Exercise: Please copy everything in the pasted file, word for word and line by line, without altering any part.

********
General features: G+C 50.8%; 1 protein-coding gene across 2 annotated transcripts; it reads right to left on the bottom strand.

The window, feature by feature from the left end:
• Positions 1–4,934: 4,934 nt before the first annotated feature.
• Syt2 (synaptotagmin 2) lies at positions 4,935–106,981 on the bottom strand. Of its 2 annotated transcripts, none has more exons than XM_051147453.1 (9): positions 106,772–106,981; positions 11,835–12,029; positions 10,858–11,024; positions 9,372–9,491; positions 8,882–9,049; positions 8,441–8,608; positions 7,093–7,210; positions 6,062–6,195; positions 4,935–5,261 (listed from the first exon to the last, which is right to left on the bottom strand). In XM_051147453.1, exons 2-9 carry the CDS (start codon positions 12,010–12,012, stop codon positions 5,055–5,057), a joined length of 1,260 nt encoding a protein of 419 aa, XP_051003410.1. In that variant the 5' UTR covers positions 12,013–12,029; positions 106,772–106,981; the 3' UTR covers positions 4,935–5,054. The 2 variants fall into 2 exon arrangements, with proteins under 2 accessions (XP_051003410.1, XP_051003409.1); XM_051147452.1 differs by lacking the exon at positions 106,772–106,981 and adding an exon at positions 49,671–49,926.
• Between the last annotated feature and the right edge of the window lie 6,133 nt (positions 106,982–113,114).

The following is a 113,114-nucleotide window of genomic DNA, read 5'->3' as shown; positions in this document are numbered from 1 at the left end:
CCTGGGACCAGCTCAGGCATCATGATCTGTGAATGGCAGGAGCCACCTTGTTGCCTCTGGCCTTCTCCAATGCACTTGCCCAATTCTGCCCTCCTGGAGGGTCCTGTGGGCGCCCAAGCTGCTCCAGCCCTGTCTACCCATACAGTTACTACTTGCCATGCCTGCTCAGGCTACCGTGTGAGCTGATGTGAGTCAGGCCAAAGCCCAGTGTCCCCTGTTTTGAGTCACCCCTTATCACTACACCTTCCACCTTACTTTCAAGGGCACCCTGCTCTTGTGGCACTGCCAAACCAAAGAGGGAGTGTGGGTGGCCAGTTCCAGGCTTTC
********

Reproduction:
General features: G+C 50.8%; 1 protein-coding gene across 2 annotated transcripts; it reads right to left on the bottom strand.

The window, feature by feature from the left end:
• Positions 1–4,934: 4,934 nt before the first annotated feature.
• Syt2 (synaptotagmin 2) lies at positions 4,935–106,981 on the bottom strand. Of its 2 annotated transcripts, none has more exons than XM_051147453.1 (9): positions 106,772–106,981; positions 11,835–12,029; positions 10,858–11,024; positions 9,372–9,491; positions 8,882–9,049; positions 8,441–8,608; positions 7,093–7,210; positions 6,062–6,195; positions 4,935–5,261 (listed from the first exon to the last, which is right to left on the bottom strand). In XM_051147453.1, exons 2-9 carry the CDS (start codon positions 12,010–12,012, stop codon positions 5,055–5,057), a joined length of 1,260 nt encoding a protein of 419 aa, XP_051003410.1. In that variant the 5' UTR covers positions 12,013–12,029; positions 106,772–106,981; the 3' UTR covers positions 4,935–5,054. The 2 variants fall into 2 exon arrangements, with proteins under 2 accessions (XP_051003410.1, XP_051003409.1); XM_051147452.1 differs by lacking the exon at positions 106,772–106,981 and adding an exon at positions 49,671–49,926.
• Between the last annotated feature and the right edge of the window lie 6,133 nt (positions 106,982–113,114).

The following is a 113,114-nucleotide window of genomic DNA, read 5'->3' as shown; positions in this document are numbered from 1 at the left end:
CCTGGGACCAGCTCAGGCATCATGATCTGTGAATGGCAGGAGCCACCTTGTTGCCTCTGGCCTTCTCCAATGCACTTGCCCAATTCTGCCCTCCTGGAGGGTCCTGTGGGCGCCCAAGCTGCTCCAGCCCTGTCTACCCATACAGTTACTACTTGCCATGCCTGCTCAGGCTACCGTGTGAGCTGATGTGAGTCAGGCCAAAGCCCAGTGTCCCCTGTTTTGAGTCACCCCTTATCACTACACCTTCCACCTTACTTTCAAGGGCACCCTGCTCTTGTGGCACTGCCAAACCAAAGAGGGAGTGTGGGTGGCCAGTTCCAGGCTTTC